Ocado Puts New Warehouses on Ice as Sales Slump


Ocado will pause the construction of more automated distribution centers in the U.K.

In a recent presentation to analysts, the U.K.-based online grocer said the opening of two new customer fulfillment centers (CFCs) initially planned for 2024 and 2025 would be put on ice as the firm restrategizes to reflect weaker demand.

“We’ve taken the decision to pause the north-west and south-east CFCs,” Ocado CFO Stephen Daintith said, as reported in the Financial Times (FT) on Friday (Dec. 2).

“That may change, it’s a pause, not a stop, but we think it’s a sensible thing to do given the surplus capacity we have today,” he added.

The decision follows moves to slow the timetable for the two new locations that PYMNTS reported in July.

After reporting an 8% drop in revenue in its first-half result, Ocado was able to claw back some of its losses and in September reported Q3 sales of 532 million pounds, up 2.7% compared with the same quarter last year.

Despite the slight resurgence, the third-quarter gains are unlikely to be enough to prevent the company from posting its first-ever full-year fall in sales, the company warned at the time.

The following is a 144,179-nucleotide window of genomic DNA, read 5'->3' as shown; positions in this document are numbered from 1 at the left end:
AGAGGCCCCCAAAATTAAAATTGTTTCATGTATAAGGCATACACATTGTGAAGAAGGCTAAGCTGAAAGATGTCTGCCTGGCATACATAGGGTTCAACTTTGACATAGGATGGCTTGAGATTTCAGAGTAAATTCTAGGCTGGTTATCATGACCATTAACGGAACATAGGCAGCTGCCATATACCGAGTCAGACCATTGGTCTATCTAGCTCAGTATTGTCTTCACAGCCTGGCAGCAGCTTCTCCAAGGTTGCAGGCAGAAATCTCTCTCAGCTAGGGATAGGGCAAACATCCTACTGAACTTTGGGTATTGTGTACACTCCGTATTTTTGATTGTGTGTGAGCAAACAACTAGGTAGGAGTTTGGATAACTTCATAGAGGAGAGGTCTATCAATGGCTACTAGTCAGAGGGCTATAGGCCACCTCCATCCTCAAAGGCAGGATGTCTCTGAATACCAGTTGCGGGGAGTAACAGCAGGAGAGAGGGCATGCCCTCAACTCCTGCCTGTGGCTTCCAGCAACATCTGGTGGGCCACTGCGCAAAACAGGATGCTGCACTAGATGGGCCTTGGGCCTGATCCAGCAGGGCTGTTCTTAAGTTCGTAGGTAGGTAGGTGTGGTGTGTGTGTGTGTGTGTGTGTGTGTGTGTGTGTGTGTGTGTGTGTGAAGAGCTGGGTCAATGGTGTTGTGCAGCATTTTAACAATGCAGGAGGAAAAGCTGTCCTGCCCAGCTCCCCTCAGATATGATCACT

Outside of the U.K., things are looking slightly better for Ocado, which sells its warehouse automation technology to other retailers abroad. Clients such as Kroger in the U.S. and Aeon in Japan have partnered with the British supermarket business to build their own automatic fulfillment centers.

In November, the company added Korea’s Lotte shopping to its list of technology customers in a deal that will see Ocado build robot-powered automatic warehouses for the Korean retail chain.

Investors have been mixed in their assessment of Ocado’s prospects. As the FT reported, this is reflected in a huge variation in target share prices among analysts, which it placed in the range of 3.90 pounds to 29 pounds each.

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